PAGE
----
Congratulations, parents! You finally have your little bunny with you. These first two years of your toddler’s life are going to be so exciting.
As a parent, it’s natural to want to give your child the very best start in life. You’ll likely find yourself poring over parenting books and asking for advice from friends and family.
While there is no one-size-fits-all approach to raising a toddler, some general tips and strategies can help you care for your child during these early years. By prioritizing your toddler’s health, safety, and emotional well-being, you can help set the stage for a lifetime of happiness and success.
So, let’s dive in and explore some practical tips for caring for your toddler in their first two years!
Take Your Pediatrician’s Visits Seriously
Your first check-up wasn’t (and shouldn’t be) your last check-up. Regular pediatrician visits are a critical part of your toddler’s care. These visits are not just about getting vaccinations or treating an illness. During these visits, your pediatrician will examine your child’s physical development and monitor their progress. They may also discuss nutrition, safety, and behavioral concerns with you.
More importantly, they can also identify potential health issues like cerebral palsy. In case of diagnosis, you can file a cerebral palsy lawsuit to receive compensation that can help fund your child’s necessary medical treatments.
Create a Safe & Nurturing Environment
Toddlers are curious and adventurous. They want to check what’s under the bed, what mommy is hiding in her cabinet, or what’s that socket hole for. They want to explore. And when they don’t get what they want, they’d conveniently fall with a thud and bang their heads on the floor. So, you don’t have an option but to childproof the surroundings.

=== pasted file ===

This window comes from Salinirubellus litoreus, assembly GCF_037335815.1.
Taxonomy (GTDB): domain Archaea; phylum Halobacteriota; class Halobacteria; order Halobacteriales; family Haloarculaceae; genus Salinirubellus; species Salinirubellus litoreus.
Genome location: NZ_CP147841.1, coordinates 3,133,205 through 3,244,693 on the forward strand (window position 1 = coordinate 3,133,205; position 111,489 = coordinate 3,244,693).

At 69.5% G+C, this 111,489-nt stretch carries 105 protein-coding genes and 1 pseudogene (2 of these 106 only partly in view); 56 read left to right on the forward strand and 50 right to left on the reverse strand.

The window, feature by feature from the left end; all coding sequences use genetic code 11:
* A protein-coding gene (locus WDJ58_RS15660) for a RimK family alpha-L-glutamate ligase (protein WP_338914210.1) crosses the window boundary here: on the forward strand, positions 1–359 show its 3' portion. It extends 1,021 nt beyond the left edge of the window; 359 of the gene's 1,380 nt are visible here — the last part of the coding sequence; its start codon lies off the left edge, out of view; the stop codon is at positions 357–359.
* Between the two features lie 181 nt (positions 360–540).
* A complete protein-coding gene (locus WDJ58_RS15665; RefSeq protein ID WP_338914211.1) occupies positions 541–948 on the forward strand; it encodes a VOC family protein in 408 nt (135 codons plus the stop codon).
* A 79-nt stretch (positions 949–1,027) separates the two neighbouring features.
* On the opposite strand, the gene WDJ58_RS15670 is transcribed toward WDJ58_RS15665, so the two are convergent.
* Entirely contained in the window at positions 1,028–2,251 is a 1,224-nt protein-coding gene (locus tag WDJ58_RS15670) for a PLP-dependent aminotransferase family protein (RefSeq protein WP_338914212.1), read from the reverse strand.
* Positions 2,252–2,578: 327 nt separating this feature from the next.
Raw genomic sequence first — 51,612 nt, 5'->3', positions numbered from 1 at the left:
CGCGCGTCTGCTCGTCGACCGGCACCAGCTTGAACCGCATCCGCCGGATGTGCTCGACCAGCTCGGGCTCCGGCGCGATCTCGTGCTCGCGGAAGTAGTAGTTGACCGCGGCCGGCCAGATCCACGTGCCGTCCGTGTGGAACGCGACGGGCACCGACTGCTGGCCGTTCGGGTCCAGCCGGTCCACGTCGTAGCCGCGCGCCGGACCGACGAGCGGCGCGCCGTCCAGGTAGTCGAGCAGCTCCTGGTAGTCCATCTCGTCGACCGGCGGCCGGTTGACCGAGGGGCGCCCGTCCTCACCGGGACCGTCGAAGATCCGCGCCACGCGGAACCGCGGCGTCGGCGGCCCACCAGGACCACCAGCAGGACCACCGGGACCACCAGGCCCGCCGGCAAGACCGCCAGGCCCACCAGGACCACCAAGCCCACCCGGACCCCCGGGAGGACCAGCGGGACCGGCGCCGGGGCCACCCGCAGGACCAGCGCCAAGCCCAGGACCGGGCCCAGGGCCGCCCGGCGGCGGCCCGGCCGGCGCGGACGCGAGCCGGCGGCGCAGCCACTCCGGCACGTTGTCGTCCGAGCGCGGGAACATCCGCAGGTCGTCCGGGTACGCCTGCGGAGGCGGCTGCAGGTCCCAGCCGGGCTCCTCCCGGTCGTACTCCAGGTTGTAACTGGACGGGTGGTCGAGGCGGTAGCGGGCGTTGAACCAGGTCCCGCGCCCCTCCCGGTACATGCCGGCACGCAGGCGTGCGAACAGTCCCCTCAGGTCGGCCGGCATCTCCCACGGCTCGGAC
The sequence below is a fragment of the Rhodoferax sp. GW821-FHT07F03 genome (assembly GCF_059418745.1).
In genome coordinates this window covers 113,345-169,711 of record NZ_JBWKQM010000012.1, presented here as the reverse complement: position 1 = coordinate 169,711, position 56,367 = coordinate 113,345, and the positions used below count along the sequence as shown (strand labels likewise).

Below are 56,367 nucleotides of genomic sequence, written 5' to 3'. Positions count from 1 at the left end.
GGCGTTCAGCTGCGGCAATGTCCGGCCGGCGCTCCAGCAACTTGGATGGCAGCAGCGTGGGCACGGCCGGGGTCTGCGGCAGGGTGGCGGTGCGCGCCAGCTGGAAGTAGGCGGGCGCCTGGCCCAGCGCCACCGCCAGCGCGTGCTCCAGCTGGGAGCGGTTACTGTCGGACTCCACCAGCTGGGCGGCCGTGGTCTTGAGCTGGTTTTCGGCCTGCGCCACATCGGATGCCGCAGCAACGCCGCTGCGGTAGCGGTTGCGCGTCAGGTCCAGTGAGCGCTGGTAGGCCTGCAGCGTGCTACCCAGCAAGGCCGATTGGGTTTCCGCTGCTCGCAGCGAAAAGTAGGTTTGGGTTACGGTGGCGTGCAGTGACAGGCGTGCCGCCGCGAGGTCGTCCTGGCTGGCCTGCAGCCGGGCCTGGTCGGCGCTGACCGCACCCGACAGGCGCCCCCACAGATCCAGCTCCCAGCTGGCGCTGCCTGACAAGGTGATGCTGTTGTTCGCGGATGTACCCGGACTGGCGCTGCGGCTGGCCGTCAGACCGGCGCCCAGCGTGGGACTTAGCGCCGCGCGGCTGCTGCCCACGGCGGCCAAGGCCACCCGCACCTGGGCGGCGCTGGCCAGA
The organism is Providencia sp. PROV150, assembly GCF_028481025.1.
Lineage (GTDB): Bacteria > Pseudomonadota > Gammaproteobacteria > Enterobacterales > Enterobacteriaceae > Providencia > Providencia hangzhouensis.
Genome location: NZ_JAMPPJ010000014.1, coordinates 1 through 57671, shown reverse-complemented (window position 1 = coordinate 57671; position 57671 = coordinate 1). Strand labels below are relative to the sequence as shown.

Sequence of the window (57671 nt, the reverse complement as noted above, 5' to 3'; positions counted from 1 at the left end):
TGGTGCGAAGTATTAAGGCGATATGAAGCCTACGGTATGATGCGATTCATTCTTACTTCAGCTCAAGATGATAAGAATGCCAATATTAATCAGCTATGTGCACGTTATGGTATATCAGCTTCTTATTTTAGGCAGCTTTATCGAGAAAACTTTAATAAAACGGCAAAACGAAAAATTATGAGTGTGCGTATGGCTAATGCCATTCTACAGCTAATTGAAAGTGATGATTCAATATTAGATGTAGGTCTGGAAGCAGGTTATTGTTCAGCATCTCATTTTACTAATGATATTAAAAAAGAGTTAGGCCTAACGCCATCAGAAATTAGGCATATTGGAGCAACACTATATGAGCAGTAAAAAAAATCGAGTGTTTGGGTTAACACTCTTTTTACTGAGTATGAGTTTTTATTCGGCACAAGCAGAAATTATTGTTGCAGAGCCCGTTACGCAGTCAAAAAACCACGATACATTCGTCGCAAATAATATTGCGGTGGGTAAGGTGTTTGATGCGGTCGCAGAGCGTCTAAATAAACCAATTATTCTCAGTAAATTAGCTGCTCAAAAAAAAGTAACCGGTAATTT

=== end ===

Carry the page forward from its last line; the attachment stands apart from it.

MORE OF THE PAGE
Use gates to create a safe space where your toddler can play and roam around without getting into trouble. If you have stairs, the gates should be on both ends.
Cover exposed outlets using plastic plug covers. Keep small objects, like coins and buttons, out of reach from your toddler. You should also remove any sharp objects or glass items that could be dangerous if your toddler were to grab them. And, of course, mop the floors to keep the germs at bay.
Develop a Schedule & Routines
You need to tell your little human that you drive the show. Establishing a schedule and routines can help your toddler learn expectations, build confidence, and improve overall behavior. And no, it’s never too early. You can start introducing a schedule as soon as your toddler is eight weeks old.
Start with the basics like:
- Meal times: sit your toddler for meals at the same time every day
- Nap times: create a sleep routine and stick to it
- Playtime: dedicate some time each day for play and exploration
- Bath times: have a regular bath time so your toddler can get used to it
The best way to ensure your toddler sticks to the schedule is by offering rewards and praise for good behaviors. How about a dance party after they brush their teeth?
Know What the Diaper is Trying to Tell You
Your toddler may not be verbal yet, but their diaper can provide valuable insight into their health. Pay attention to your toddler’s diaper and any color, texture, frequency, or odor changes.